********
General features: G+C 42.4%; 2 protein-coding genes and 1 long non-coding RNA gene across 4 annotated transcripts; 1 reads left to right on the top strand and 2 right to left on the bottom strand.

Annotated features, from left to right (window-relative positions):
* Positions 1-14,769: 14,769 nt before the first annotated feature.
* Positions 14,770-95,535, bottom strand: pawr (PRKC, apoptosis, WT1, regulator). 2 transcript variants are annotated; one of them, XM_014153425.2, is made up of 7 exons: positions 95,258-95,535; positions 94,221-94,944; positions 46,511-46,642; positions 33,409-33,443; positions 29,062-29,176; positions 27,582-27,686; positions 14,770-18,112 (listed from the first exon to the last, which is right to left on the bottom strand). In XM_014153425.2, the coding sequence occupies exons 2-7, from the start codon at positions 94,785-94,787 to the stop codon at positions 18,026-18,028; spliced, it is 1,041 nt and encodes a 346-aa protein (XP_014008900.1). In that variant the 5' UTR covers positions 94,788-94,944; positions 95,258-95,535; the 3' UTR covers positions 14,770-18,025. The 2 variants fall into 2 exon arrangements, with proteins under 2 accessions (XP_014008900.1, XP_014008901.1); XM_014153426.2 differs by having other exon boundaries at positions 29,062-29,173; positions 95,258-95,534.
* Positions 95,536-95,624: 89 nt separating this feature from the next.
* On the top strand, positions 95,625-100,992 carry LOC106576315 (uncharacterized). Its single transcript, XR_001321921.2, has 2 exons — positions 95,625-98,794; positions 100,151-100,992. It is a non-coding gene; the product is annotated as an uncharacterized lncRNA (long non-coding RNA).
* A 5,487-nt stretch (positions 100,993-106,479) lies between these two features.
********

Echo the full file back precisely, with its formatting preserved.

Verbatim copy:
General features: G+C 42.4%; 2 protein-coding genes and 1 long non-coding RNA gene across 4 annotated transcripts; 1 reads left to right on the top strand and 2 right to left on the bottom strand.

Annotated features, from left to right (window-relative positions):
* Positions 1-14,769: 14,769 nt before the first annotated feature.
* Positions 14,770-95,535, bottom strand: pawr (PRKC, apoptosis, WT1, regulator). 2 transcript variants are annotated; one of them, XM_014153425.2, is made up of 7 exons: positions 95,258-95,535; positions 94,221-94,944; positions 46,511-46,642; positions 33,409-33,443; positions 29,062-29,176; positions 27,582-27,686; positions 14,770-18,112 (listed from the first exon to the last, which is right to left on the bottom strand). In XM_014153425.2, the coding sequence occupies exons 2-7, from the start codon at positions 94,785-94,787 to the stop codon at positions 18,026-18,028; spliced, it is 1,041 nt and encodes a 346-aa protein (XP_014008900.1). In that variant the 5' UTR covers positions 94,788-94,944; positions 95,258-95,535; the 3' UTR covers positions 14,770-18,025. The 2 variants fall into 2 exon arrangements, with proteins under 2 accessions (XP_014008900.1, XP_014008901.1); XM_014153426.2 differs by having other exon boundaries at positions 29,062-29,173; positions 95,258-95,534.
* Positions 95,536-95,624: 89 nt separating this feature from the next.
* On the top strand, positions 95,625-100,992 carry LOC106576315 (uncharacterized). Its single transcript, XR_001321921.2, has 2 exons — positions 95,625-98,794; positions 100,151-100,992. It is a non-coding gene; the product is annotated as an uncharacterized lncRNA (long non-coding RNA).
* A 5,487-nt stretch (positions 100,993-106,479) lies between these two features.